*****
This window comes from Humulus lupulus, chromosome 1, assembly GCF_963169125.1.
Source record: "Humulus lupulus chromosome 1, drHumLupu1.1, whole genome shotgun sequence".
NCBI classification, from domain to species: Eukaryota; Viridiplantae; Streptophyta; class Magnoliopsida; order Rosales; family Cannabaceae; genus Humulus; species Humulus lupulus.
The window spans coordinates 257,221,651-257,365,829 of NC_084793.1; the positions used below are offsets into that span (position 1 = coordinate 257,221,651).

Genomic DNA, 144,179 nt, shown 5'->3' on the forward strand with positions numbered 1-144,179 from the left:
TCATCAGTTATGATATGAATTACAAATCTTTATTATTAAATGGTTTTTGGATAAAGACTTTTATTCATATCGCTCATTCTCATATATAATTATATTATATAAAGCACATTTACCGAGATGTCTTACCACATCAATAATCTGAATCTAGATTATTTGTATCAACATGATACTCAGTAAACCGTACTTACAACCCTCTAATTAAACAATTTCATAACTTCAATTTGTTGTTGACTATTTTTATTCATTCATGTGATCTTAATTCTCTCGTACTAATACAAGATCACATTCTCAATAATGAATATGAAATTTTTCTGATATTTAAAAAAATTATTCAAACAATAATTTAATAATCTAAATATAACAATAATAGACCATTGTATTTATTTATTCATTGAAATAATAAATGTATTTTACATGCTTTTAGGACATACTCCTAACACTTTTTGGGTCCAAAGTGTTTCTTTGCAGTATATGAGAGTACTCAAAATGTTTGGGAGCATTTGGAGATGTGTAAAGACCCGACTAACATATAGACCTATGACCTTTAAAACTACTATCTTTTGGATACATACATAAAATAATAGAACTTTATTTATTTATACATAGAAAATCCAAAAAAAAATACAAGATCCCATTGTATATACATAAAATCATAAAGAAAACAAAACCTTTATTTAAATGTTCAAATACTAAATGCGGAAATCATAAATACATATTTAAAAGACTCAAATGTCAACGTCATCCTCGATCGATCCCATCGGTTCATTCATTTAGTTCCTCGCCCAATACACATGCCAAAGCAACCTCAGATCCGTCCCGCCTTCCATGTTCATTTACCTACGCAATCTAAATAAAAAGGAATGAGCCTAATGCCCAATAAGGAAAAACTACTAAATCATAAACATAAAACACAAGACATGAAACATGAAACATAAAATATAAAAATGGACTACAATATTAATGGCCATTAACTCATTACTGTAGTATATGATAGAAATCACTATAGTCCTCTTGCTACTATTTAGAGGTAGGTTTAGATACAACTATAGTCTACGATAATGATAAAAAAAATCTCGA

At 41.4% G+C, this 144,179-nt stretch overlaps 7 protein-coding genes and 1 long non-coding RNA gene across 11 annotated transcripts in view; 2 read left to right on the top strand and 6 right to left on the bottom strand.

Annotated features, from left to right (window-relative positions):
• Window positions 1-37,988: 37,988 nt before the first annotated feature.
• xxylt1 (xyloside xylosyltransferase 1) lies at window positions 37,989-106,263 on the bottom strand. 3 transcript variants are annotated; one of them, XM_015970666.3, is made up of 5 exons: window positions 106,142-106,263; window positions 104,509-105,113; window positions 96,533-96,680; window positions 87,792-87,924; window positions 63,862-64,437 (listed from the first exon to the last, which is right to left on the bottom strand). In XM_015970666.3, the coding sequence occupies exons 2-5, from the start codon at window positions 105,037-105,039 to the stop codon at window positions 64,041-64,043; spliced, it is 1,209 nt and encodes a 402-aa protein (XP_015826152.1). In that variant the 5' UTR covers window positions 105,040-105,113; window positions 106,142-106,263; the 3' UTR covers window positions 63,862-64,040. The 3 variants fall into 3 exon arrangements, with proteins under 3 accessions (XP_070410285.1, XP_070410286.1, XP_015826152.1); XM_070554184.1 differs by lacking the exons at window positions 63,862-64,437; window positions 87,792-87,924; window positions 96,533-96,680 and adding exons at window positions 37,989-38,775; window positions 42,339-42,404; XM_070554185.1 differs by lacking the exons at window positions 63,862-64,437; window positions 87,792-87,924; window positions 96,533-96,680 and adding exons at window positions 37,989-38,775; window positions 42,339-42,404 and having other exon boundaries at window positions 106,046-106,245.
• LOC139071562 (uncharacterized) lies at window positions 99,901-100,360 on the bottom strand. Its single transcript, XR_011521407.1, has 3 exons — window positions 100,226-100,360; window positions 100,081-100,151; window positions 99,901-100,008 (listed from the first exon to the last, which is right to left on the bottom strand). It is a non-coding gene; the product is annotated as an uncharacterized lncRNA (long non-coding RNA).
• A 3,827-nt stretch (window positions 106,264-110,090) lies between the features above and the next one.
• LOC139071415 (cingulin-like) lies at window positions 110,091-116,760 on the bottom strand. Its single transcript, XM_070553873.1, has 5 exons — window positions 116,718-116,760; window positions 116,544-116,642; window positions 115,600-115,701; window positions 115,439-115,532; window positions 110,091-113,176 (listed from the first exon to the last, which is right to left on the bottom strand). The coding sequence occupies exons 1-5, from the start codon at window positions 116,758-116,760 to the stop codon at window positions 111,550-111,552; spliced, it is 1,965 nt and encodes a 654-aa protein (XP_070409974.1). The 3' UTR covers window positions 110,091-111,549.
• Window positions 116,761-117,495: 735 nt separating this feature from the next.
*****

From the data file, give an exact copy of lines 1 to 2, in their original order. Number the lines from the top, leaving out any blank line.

This window comes from Humulus lupulus, chromosome 1, assembly GCF_963169125.1.
Source record: "Humulus lupulus chromosome 1, drHumLupu1.1, whole genome shotgun sequence".